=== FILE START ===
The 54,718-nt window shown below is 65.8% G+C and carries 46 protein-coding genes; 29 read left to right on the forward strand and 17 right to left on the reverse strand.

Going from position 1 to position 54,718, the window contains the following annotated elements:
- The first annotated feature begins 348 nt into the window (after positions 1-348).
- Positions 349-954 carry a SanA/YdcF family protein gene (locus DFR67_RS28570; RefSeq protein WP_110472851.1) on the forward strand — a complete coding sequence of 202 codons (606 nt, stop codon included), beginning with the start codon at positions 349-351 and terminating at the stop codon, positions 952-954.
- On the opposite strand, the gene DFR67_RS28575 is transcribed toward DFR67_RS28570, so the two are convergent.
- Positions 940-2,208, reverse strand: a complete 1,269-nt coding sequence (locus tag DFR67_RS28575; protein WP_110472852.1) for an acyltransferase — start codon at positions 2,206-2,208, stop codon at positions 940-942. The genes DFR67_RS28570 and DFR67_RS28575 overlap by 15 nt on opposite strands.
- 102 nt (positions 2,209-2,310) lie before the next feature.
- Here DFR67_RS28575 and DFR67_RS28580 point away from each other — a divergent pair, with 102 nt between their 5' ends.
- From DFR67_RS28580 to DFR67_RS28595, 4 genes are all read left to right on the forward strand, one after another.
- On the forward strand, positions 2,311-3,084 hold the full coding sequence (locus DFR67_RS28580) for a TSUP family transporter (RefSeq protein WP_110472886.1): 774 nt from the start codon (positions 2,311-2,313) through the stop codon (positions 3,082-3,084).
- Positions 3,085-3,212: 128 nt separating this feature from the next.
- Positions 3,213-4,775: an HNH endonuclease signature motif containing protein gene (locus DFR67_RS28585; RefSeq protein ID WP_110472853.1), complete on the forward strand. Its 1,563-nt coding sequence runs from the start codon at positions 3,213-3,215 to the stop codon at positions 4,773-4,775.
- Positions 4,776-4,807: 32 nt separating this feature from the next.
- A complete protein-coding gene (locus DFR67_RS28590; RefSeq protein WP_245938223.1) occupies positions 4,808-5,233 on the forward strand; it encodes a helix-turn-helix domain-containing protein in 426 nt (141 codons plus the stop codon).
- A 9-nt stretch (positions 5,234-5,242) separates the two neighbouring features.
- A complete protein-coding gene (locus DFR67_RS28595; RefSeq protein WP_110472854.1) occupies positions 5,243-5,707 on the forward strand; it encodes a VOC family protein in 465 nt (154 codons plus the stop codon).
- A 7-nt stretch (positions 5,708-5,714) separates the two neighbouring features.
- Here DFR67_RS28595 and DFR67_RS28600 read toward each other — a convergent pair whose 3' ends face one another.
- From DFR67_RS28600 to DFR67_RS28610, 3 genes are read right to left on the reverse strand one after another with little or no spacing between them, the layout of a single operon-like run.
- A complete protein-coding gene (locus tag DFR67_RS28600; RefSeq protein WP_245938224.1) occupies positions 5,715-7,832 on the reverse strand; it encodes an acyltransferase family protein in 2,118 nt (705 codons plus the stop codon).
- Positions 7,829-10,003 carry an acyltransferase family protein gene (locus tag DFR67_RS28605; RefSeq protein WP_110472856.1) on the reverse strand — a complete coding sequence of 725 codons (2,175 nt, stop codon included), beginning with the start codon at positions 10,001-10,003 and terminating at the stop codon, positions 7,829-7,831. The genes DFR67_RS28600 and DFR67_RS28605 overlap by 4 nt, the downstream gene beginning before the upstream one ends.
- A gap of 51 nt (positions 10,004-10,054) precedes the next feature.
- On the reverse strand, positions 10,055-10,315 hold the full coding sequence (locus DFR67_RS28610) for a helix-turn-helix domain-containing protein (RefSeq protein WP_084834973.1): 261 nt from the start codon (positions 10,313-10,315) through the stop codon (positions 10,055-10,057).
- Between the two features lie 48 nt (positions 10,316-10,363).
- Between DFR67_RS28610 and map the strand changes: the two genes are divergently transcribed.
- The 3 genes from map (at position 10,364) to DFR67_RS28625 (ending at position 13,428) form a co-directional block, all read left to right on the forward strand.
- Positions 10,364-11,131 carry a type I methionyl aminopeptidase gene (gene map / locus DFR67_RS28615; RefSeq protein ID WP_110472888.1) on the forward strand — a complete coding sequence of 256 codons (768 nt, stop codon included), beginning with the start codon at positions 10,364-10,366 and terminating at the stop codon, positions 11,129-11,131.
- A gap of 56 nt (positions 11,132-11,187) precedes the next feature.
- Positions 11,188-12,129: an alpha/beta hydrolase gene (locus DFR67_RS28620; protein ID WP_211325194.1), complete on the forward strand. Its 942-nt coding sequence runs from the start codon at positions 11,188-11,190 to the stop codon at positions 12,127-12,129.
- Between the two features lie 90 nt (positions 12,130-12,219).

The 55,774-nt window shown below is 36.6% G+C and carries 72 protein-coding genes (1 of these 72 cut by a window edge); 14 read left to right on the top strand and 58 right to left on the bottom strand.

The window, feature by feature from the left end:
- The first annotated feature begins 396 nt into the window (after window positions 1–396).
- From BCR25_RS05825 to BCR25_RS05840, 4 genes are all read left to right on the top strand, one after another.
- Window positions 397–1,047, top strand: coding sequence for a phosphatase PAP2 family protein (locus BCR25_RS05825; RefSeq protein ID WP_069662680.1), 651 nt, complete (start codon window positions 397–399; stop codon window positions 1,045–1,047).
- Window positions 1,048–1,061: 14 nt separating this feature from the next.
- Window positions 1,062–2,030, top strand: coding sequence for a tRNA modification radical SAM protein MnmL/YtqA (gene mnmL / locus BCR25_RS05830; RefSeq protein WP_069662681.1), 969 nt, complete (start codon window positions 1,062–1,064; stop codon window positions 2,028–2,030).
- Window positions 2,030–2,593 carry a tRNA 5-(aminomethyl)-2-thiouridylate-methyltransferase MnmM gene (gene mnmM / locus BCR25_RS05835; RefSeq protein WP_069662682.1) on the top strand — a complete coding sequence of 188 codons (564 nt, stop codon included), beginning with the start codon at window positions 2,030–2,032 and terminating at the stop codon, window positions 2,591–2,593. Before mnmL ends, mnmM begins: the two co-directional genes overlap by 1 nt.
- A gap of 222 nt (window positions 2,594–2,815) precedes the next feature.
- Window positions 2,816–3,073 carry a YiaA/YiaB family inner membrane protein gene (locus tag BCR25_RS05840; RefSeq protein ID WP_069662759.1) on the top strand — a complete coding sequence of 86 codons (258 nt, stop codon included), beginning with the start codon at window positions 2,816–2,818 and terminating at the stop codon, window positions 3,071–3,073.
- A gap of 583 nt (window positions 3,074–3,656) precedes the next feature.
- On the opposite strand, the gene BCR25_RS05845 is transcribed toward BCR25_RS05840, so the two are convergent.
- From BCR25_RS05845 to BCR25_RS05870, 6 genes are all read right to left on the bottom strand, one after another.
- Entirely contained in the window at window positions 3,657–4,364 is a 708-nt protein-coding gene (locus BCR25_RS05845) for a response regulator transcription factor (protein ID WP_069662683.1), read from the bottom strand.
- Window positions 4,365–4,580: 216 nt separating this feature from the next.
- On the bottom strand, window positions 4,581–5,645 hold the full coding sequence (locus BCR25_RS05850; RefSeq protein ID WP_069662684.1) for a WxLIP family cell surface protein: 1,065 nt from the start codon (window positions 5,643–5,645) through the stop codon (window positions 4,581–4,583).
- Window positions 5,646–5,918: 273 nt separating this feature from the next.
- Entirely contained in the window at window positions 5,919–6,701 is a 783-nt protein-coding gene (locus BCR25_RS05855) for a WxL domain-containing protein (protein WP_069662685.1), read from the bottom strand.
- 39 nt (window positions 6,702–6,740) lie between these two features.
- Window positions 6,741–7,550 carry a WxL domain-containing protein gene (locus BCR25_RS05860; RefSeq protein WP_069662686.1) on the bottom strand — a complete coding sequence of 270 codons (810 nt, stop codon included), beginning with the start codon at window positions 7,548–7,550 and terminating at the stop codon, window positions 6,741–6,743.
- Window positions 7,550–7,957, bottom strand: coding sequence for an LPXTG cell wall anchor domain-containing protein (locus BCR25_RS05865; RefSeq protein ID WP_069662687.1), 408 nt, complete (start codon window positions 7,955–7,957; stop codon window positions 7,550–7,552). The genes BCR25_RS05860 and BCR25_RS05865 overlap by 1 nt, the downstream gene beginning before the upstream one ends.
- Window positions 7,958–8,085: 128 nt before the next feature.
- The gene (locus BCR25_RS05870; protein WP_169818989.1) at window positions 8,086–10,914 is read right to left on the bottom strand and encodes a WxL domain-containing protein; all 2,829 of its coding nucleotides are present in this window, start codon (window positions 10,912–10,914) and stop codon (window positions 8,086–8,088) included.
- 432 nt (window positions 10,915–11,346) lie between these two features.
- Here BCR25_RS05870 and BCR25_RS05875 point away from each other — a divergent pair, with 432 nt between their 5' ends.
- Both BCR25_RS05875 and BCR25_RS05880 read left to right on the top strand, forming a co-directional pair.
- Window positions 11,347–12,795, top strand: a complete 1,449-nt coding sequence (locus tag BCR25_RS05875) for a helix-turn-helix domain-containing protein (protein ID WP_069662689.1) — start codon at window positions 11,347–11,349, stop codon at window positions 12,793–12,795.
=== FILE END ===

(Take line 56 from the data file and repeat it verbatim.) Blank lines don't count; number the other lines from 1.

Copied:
- Both BCR25_RS05875 and BCR25_RS05880 read left to right on the top strand, forming a co-directional pair.